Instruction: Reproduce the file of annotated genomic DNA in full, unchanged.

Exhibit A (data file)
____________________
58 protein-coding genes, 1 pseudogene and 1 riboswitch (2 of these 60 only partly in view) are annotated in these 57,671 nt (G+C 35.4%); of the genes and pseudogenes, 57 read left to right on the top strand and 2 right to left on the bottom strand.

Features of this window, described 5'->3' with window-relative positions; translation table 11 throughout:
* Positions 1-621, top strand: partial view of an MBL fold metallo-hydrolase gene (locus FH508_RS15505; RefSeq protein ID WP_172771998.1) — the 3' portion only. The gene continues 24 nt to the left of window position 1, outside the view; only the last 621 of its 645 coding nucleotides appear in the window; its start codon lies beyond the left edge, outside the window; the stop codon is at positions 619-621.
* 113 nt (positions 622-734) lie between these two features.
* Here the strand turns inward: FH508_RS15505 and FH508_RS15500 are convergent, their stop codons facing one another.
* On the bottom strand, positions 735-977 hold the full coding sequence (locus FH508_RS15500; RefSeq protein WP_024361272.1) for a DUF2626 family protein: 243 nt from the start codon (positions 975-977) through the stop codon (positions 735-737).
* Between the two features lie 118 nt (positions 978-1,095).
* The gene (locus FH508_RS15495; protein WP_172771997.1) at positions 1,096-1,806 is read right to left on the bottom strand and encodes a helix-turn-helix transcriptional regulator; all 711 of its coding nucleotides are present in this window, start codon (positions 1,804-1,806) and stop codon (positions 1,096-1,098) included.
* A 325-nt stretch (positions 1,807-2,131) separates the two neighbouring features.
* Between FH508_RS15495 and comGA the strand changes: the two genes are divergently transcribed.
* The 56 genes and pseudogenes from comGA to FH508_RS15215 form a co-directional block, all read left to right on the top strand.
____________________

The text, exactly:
58 protein-coding genes, 1 pseudogene and 1 riboswitch (2 of these 60 only partly in view) are annotated in these 57,671 nt (G+C 35.4%); of the genes and pseudogenes, 57 read left to right on the top strand and 2 right to left on the bottom strand.

Features of this window, described 5'->3' with window-relative positions; translation table 11 throughout:
* Positions 1-621, top strand: partial view of an MBL fold metallo-hydrolase gene (locus FH508_RS15505; RefSeq protein ID WP_172771998.1) — the 3' portion only. The gene continues 24 nt to the left of window position 1, outside the view; only the last 621 of its 645 coding nucleotides appear in the window; its start codon lies beyond the left edge, outside the window; the stop codon is at positions 619-621.
* 113 nt (positions 622-734) lie between these two features.
* Here the strand turns inward: FH508_RS15505 and FH508_RS15500 are convergent, their stop codons facing one another.
* On the bottom strand, positions 735-977 hold the full coding sequence (locus FH508_RS15500; RefSeq protein WP_024361272.1) for a DUF2626 family protein: 243 nt from the start codon (positions 975-977) through the stop codon (positions 735-737).
* Between the two features lie 118 nt (positions 978-1,095).
* The gene (locus FH508_RS15495; protein WP_172771997.1) at positions 1,096-1,806 is read right to left on the bottom strand and encodes a helix-turn-helix transcriptional regulator; all 711 of its coding nucleotides are present in this window, start codon (positions 1,804-1,806) and stop codon (positions 1,096-1,098) included.
* A 325-nt stretch (positions 1,807-2,131) separates the two neighbouring features.
* Between FH508_RS15495 and comGA the strand changes: the two genes are divergently transcribed.
* The 56 genes and pseudogenes from comGA to FH508_RS15215 form a co-directional block, all read left to right on the top strand.